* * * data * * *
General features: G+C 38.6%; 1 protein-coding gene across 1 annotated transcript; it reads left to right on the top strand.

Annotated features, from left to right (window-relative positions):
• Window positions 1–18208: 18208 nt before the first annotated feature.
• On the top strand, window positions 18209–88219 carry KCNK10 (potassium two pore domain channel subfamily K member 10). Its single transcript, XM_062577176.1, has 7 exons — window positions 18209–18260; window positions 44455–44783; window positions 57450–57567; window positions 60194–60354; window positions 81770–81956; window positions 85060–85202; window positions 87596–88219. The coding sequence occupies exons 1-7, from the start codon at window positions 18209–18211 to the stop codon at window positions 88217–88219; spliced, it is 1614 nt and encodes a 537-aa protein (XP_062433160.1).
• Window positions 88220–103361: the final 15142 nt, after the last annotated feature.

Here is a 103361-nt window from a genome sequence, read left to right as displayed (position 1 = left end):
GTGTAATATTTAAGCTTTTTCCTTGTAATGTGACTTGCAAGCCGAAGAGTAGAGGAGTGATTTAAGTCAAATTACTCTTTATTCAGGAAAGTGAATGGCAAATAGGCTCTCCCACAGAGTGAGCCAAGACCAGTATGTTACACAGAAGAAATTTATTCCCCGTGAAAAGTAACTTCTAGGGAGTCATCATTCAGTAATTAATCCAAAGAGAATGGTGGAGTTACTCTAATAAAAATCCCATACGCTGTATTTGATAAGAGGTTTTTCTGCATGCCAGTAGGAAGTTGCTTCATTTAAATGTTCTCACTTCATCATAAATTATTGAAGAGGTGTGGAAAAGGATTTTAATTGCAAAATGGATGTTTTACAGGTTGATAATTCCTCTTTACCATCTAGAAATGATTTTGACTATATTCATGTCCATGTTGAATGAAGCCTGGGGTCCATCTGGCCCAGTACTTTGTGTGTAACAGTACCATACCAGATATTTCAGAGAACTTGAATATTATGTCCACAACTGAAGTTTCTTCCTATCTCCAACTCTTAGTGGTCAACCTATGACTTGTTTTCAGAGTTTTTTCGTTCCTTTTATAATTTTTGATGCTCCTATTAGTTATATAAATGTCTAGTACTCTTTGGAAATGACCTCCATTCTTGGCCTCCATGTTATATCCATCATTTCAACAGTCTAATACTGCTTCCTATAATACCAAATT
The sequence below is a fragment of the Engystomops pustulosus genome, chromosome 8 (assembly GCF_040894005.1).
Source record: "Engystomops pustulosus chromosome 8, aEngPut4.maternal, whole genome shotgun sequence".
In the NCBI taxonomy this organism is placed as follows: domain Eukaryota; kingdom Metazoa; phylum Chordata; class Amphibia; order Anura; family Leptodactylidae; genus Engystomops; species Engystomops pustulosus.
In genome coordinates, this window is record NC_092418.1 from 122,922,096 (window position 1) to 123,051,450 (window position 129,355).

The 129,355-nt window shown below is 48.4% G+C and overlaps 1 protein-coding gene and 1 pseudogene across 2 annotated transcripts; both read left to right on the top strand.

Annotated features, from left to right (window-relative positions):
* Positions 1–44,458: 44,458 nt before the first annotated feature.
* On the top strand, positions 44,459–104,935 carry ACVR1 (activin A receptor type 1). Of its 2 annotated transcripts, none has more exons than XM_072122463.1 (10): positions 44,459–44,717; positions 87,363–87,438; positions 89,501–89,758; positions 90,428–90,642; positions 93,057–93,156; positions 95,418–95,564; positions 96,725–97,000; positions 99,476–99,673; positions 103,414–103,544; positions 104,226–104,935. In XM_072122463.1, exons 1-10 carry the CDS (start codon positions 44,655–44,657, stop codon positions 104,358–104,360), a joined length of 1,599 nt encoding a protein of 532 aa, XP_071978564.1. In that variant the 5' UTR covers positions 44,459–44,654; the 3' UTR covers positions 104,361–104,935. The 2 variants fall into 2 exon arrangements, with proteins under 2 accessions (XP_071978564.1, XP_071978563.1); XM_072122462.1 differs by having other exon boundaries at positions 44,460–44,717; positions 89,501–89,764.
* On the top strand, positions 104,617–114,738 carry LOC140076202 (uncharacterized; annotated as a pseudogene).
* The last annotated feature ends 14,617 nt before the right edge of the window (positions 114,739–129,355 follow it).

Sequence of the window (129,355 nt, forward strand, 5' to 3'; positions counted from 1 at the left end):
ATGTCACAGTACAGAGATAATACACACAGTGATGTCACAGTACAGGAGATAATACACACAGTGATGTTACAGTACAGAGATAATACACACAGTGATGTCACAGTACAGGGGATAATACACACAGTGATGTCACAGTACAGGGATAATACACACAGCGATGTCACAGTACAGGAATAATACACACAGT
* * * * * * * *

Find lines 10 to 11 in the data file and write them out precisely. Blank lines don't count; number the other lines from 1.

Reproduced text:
In the NCBI taxonomy this organism is placed as follows: domain Eukaryota; kingdom Metazoa; phylum Chordata; class Amphibia; order Anura; family Leptodactylidae; genus Engystomops; species Engystomops pustulosus.
In genome coordinates, this window is record NC_092418.1 from 122,922,096 (window position 1) to 123,051,450 (window position 129,355).